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IIEF - International Institute for French Studies

by Zander Willoughby | Dec 05, 2016

This week, I’ll give a bit more context for my studies here in Strasbourg, France. I’m sorry if this one is boring, I’m not quite sure the best way to both explain everything and be exciting at the same time. Manchester’s Strasbourg placement is a bit different than the other study abroad placements because it’s not BCA (formerly called Brethren Colleges Abroad), instead I study through Lewis & Clark College in France. LCC is a college in Portland, Oregon. We study here as well with students from Kalamazoo College in Michigan and Bryn Mawr College in Pennsylvania. In the end, we all study at the Institut International d’Etudes Français at the Université de Strasbourg.  (Context to the context: French universities are composed of facultés, basically the different departments or colleges, but at a larger university like UniStra they’re each huge buildings with their own administration and such).

IIEF - The Classes

The IIEF is an international institute geared towards international students to learn French. We study with people from all over the world, it’s also nice because we’re all pretty much in the same boat trying to learn French, so that takes away a lot of the pressure while speaking French. We’re divided into language groups depending on language ability (A1, A2, B1, B2, C1, C2) and then smaller language groups (I’m in B2 this semester, next semester I’ll go to l’Institut d’Etudes Politiques, a French Grande École, but we can talk about that some other time). Our language groups meet together all week for a few hours a day. On top of that, we have a choice of ‘option’ classes about various topics of French culture and such. I personally really like this system. Since everyone in the IIEF is working on learning French, it makes it easy to talk to other people. Since everyone in your option classes is the same level as you (B2, etc), it makes it even easier to talk to people. AND, since everyone in your language class is exactly the same language level as you, it’s super duper easy to talk to people. This coming from an introvert lacking the chutzpah to confidently talk with people in French on the street (that’s changing, especially after a few months and a lot of awkward conversations!).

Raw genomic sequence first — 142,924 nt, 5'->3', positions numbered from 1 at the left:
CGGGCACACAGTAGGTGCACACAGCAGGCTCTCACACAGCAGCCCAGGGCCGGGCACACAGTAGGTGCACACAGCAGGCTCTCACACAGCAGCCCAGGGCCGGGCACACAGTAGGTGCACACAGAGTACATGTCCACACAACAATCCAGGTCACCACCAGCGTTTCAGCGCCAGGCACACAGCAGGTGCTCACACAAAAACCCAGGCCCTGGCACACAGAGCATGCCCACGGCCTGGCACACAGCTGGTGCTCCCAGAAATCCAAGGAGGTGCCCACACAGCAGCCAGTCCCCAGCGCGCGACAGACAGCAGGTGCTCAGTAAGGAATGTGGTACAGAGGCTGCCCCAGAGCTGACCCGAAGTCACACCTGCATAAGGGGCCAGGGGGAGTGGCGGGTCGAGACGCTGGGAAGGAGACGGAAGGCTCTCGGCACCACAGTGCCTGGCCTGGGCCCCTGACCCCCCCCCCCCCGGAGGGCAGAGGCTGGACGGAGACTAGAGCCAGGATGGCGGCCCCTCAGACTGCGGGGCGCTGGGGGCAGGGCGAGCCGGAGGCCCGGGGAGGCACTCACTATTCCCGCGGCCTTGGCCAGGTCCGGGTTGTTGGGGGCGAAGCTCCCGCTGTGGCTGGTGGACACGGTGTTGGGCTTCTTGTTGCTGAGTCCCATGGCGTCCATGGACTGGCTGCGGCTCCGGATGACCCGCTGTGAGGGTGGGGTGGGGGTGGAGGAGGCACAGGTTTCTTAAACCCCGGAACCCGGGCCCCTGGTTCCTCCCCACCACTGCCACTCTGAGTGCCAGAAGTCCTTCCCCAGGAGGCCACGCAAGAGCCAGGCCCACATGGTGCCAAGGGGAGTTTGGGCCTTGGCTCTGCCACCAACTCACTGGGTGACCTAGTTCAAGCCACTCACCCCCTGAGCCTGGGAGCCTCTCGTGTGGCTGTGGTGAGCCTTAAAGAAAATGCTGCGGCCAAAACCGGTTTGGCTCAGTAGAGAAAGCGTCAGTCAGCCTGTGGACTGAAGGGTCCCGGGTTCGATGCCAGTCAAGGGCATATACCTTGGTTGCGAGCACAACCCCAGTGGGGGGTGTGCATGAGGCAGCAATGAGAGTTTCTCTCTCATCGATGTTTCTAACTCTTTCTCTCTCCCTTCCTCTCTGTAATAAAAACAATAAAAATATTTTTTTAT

IIEF - The People

A lot of people have pushed me to ‘meet French people’ while I’m studying abroad. Most advice given to me has included “blah blah blah is a great way to meet French people!” but one of my favourite things about the IIEF is that we learn with people all over the world. In my language class, I have Chinese students, Koreans, Iranians, a Ghanaian, an American, a Chilean, and a Venezuelan. Given the huge influx of Syrian refugees in Europe, the President of the University of Strasbourg waved the inscription fees for Syrian refugees to study here. This creates a beautiful international community at the IIEF, the kind of community I miss most about Manchester.

One great example of this was last week, during a break between classes I sat down for coffee with a Brazilian and a Syrian friend. They asked me to explain the web of alliances and conflicts within the Syrian war from a political perspective (See, I can do this in French, but my hands shake when I buy things in the market…). By the end of the conversation, which included a lot of maps and hand gestures trying to explain abstract concepts, we had a circle of Syrians, Iranians, Americans, and a Brazilian discussing what our generation can do to fix the world’s problems. It reminded me a sitting the Intercultural Center talking with everything (Except the IIEF doesn’t have couches…) (But, it does have a coffee machine!).


Zander E. Willoughby ’18 is a Political Science & French major & Peace Studies minor, and a former Multicultural Affairs Programmer, Student Senate Vice-President, Model U.N. Secretary-General and more. He is currently studying in Strasbourg, France at the Institut d'Études Politiques at Université de Strasbourg. His future plans include working in International Relations or International Law, hopefully within the U.N. system.